Acknowledging difficult heritage offers opportunities in multiple realms of education. It opens the academic door for more in-depth discussions regarding war crimes, the aftermath of atrocities, reconciliation among nations, and the opportunity to learn valuable lessons from difficult heritage. Library and information professions continue to refine their educational platforms which provide insight and understanding regarding a nation’s difficult heritage. Museums and archives presently showcase the atrocities and expose the human necessity to educate current and future generations in regards to the importance of preventing similar atrocities from ever occurring again. The significance of acknowledging difficult heritage is that it inspires mankind to progress towards compassion, forgiveness, and pursuing closure.


Works Cited

Adelstein, Jake. 2016. Los Angeles Times. “Japan doesn’t want the U.S. to apologize for bombing Hiroshima. Here’s why.” Los Angeles Times. Last Modified April 29, 2016. Accessed September 24, 2017. http://www.latimes.com/world/asia/la-na-japan-hiroshima-apology-20160429-story.html.

History.com. 2009. Accessed September 24, 2017. http://www.history.com/topics/world-war-ii/bombing-of-hiroshima-and-nagasaki.

Macdonald, Sharon. 2015. “Is ‘difficult heritage’ still difficult?” Museum International 67: 6-22.

Sisk, Richard. 2016. “Bombing of Hiroshima and Nagasaki.” Military.com. Last Modified December 28, 2016. Accessed September 24, 2017. http://www.military.com/daily-news/2016/12/28/remorse-no-apology-japanese-leader-pearl-harbor.html.


The Internet Archive is Moving to Canada: Publicity Stunt or Reasonable Decision

By adifigl2

On December 7, 2015, Donald Trump spoke to a crowd at the U.S.S. Yorktown in South Carolina, “We’re losing a lot of people because of the internet, and we have to do something. We have to go see Bill Gates and a lot of different people…about, maybe in certain areas, closing the internet up in some way. Somebody will say, ‘Oh, freedom of speech! Freedom of speech! These are foolish people…We’ve got to do something with the internet.” He insisted that ISIS recruitment of “impressionable youth” through the internet was severe enough to warrant limitations in access and availability (Vicens, 2016)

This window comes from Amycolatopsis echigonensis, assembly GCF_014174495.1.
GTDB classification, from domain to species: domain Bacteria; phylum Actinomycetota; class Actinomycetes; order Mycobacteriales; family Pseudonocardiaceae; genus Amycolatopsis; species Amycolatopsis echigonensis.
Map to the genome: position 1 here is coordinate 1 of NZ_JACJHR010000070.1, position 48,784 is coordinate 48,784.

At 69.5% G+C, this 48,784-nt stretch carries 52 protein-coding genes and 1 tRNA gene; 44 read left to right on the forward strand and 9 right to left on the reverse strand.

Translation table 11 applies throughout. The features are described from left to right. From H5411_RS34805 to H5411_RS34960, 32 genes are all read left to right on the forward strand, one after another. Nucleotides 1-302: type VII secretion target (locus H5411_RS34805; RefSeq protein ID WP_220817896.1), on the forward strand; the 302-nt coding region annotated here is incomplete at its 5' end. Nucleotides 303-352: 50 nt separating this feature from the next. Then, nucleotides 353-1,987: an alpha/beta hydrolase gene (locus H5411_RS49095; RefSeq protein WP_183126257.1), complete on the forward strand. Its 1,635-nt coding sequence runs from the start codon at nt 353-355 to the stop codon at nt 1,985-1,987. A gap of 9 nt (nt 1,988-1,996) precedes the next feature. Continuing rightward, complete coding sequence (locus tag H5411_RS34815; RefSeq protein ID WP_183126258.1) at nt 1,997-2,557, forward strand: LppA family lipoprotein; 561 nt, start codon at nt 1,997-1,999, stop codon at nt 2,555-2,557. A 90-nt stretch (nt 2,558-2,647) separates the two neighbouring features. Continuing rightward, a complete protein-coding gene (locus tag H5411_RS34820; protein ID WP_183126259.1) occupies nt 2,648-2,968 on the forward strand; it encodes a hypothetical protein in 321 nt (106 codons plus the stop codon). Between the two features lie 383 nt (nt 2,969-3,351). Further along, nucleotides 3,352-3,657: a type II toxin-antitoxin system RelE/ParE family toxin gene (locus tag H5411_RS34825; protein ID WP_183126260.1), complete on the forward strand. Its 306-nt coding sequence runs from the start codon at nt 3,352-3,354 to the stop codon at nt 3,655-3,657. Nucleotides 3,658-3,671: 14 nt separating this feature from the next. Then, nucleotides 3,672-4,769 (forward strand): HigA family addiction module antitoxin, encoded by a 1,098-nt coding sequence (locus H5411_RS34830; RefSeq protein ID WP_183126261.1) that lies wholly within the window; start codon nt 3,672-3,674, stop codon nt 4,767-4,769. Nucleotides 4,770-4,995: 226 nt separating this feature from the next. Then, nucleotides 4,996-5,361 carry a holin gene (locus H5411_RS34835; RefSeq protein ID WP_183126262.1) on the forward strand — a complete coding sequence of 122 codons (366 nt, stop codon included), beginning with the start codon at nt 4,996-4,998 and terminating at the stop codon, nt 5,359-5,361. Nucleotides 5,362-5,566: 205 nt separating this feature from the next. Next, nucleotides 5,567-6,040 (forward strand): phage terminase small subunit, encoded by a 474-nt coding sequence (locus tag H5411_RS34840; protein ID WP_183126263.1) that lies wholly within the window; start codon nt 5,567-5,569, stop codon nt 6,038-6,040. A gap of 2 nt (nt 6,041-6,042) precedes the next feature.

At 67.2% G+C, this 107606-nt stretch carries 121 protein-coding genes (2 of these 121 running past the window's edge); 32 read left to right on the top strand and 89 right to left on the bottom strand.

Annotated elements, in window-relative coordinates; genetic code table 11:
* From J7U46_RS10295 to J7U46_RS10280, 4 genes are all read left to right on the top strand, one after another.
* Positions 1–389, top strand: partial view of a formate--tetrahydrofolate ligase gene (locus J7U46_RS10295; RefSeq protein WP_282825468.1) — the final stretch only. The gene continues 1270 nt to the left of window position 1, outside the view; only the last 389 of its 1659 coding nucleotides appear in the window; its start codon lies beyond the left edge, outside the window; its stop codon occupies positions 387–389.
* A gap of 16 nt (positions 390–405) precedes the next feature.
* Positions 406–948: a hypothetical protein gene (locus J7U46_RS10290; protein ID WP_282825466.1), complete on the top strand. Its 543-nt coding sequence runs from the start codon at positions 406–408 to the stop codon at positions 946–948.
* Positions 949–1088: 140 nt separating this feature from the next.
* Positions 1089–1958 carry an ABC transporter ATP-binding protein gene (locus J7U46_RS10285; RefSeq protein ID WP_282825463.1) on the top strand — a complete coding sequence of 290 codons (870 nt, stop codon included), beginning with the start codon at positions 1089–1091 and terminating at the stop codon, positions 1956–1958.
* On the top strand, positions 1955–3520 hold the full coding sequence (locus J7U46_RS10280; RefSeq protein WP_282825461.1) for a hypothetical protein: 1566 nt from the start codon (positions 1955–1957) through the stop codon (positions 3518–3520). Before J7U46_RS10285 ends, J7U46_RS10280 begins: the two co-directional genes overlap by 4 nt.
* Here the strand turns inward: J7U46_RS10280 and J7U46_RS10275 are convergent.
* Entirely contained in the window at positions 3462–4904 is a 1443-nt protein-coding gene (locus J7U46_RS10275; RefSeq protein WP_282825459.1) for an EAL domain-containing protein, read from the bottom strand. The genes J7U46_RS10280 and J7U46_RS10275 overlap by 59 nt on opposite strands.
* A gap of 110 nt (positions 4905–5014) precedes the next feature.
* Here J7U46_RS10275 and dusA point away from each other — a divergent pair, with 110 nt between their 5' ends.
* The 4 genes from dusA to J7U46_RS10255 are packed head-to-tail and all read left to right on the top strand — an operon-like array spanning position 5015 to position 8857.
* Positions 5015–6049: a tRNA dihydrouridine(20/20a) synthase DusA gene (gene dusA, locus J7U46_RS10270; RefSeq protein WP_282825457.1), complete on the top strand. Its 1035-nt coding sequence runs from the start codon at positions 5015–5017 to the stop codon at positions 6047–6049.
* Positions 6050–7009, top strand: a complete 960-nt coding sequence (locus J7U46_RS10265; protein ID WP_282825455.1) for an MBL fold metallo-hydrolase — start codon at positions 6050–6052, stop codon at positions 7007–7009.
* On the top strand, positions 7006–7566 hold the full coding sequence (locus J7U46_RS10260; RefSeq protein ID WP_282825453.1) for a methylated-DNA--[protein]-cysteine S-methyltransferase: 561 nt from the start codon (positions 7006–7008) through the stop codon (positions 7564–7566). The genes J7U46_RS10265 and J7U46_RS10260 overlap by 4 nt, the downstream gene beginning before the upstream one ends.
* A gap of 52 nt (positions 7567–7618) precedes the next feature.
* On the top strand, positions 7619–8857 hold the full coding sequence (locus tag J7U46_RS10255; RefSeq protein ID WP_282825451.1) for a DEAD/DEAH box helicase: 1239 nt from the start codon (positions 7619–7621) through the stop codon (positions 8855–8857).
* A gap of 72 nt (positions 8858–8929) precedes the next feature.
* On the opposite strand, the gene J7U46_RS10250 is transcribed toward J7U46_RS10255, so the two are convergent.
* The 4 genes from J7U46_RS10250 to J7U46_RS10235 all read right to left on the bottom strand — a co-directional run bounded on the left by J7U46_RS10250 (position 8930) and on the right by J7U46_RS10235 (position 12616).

While his statements were not necessarily based on extensive research or even a rudimentary understanding of how the internet works, his flippant response towards the limitation and restricted access of information struck many information freedom activists and professionals as worrisome.

Brewster Kahle, founder of the Internet Archive, was one of the first to speak out after Trump’s election in November. On November 29th he issued a statement on the Internet Archive blog stating that Trump’s election “was a firm reminder that institutions like ours, built for the long-term, need to design for change…[I]t means preparing for a Web that may face greater restrictions.” Kahle explained that the Internet Archive had been working to create a partial backup in Canada (they currently have additional backups in Alexandria and Amsterdam), but after the election made the decision to make the Canadian archive a full backup of their database, essentially creating a second hub for the archive. This duplicate is often called a “mirror” and is a platform that many websites use to ensure a backup and evade censorship (Johnson, 2016).

Kahle’s response to the election and announcement of their move elicited responses from Rachel Maddow¹, MSNBC, Huffington Post, and nearly every major news outlet. A once obscure website became a hot button topic of discussion seemingly overnight.

I wanted to understand their reasoning behind the move, obviously it makes sense to continue the work that they had already been doing in Canada by advancing the project further, but why Canada?

Canadian laws regarding access to online information and access to the web are very similar to those in the United States. The Personal Information Protection and Electronic Documents Act (PIPEDA) was passed in 2001 under certain limitations, and more comprehensively in 2004 (Wilson). This act implements certain restrictions on the storing of personal information by large corporations and was originally developed to encourage consumer online shopping.

In 2015, Bill C-51, the Anti-Terrorism Act, was passed in Canada which gave government greater access to citizens’ web based data, and allowed for that information to be used to target potential terrorists (Mendhelson, 2016). While the new president, Justin Trudeau, has promised to repeal a large portion of the more problematic elements of the bill, the restrictions and allowance for government access is very similar to the Federal Information Security Management Act of 2002 which was passed in the United States (NIST).